Then you most definitely have a problem.

Now, it's not a bad thing to follow a healthy diabetic diet with a failed test and to monitor your sugar, particularly if you've had symptoms (extreme thirst, dizziness, nausea) to identify problem areas. Me, I found out that I was waking up borderline hypoglycemic (70mg/dl) if I didn't have a chocolate cake at bedtime each night. Yes, Little Debbie and I had a standing appointment. She didn't spike me and I didn't feel like crap when I woke up in the morning. Win-win. Medicinal chocolate, lol.

Now, where it is dangerous is the assumption that any level of glucose intolerance (including just being intolerant to the stupid test) will negatively impact the baby. Let's start with "big baby".

First, as recently as the early 1900s, a 10lb baby received congratulations to the mother for growing such a 'healthy baby' and a 6lb baby was received in hushed tones and worries about such a small baby being born. Sometimes the mother was even scolded for 'starving' her baby (even though 6lbs is a valid weight, as is 10lbs). Now, the average is 7.5lbs, but that's hardly a cutoff. After all, women can birth nearly 14lb babies naturally.2 Many women that I've known report that their bigger, 9-11lb babies were actually easier than their smaller (6-8lb) ones! Not always, of course--my best friend's mom had problems with her nearly 12lb baby in that she tore six ways to Sunday, but her others were 11-something, 10-something and a couple of 9lbers and she didn't have problems.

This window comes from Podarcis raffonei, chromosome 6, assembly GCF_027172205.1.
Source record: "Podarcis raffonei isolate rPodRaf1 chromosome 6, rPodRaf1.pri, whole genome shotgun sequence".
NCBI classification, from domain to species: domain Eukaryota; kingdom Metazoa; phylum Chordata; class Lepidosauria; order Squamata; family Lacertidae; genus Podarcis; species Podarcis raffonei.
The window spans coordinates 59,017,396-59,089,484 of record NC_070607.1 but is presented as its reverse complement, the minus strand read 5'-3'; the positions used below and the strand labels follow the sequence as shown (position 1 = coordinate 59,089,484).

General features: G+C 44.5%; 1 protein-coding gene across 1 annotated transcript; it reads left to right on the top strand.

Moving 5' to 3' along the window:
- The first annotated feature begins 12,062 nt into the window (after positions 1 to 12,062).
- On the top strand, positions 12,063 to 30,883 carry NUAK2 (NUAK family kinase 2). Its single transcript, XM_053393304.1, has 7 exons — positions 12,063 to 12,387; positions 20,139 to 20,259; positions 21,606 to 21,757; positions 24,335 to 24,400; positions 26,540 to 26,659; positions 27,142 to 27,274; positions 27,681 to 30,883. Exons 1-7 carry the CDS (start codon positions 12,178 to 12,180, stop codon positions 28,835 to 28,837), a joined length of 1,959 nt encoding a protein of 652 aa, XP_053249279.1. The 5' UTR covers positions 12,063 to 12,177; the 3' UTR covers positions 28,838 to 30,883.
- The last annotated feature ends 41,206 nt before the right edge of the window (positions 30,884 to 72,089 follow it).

A lot of the worry about big babies comes from shoulder dystocia. This is a very rare complication that can occur in babies of any size, but is considered higher risk in babies of larger sizes. The true risks of shoulder dystocia include: malpositioned baby, mother in the lithotomy position or otherwise on her back and/or tailbone and any monitoring or drugs that limit mother's movement (if you're going to get an epidural, make sure it's the lowest dose they can do or that it's turned off long before pushing!). If you suspect a large baby, it's important to have a provider who knows the Gaskin Maneuver,3 which has been shown quite successful and is pretty easy--just roll mom onto all fours. From that position, if baby is not released by the act of rolling over, some otherwise difficult maneuvers become much easier to perform to attempt to dislodge baby. If unsuccessful, mom can be rolled back and the usual "nurse jumps on the fundus" maneuver that most OBs use exclusively, can be performed. This is very dangerous for the baby, so it should be left as a last resort. However, a cesarean is not needed in most cases and never to just prevent the possibility of a rare incidence.

If you're worried about a big baby and tearing--let me tell you, as someone who's had both a cesarean and a terrible, messy tear with my VBAC, that a tear is preferable to recovering from abdominal surgery. Especially with a dependent infant!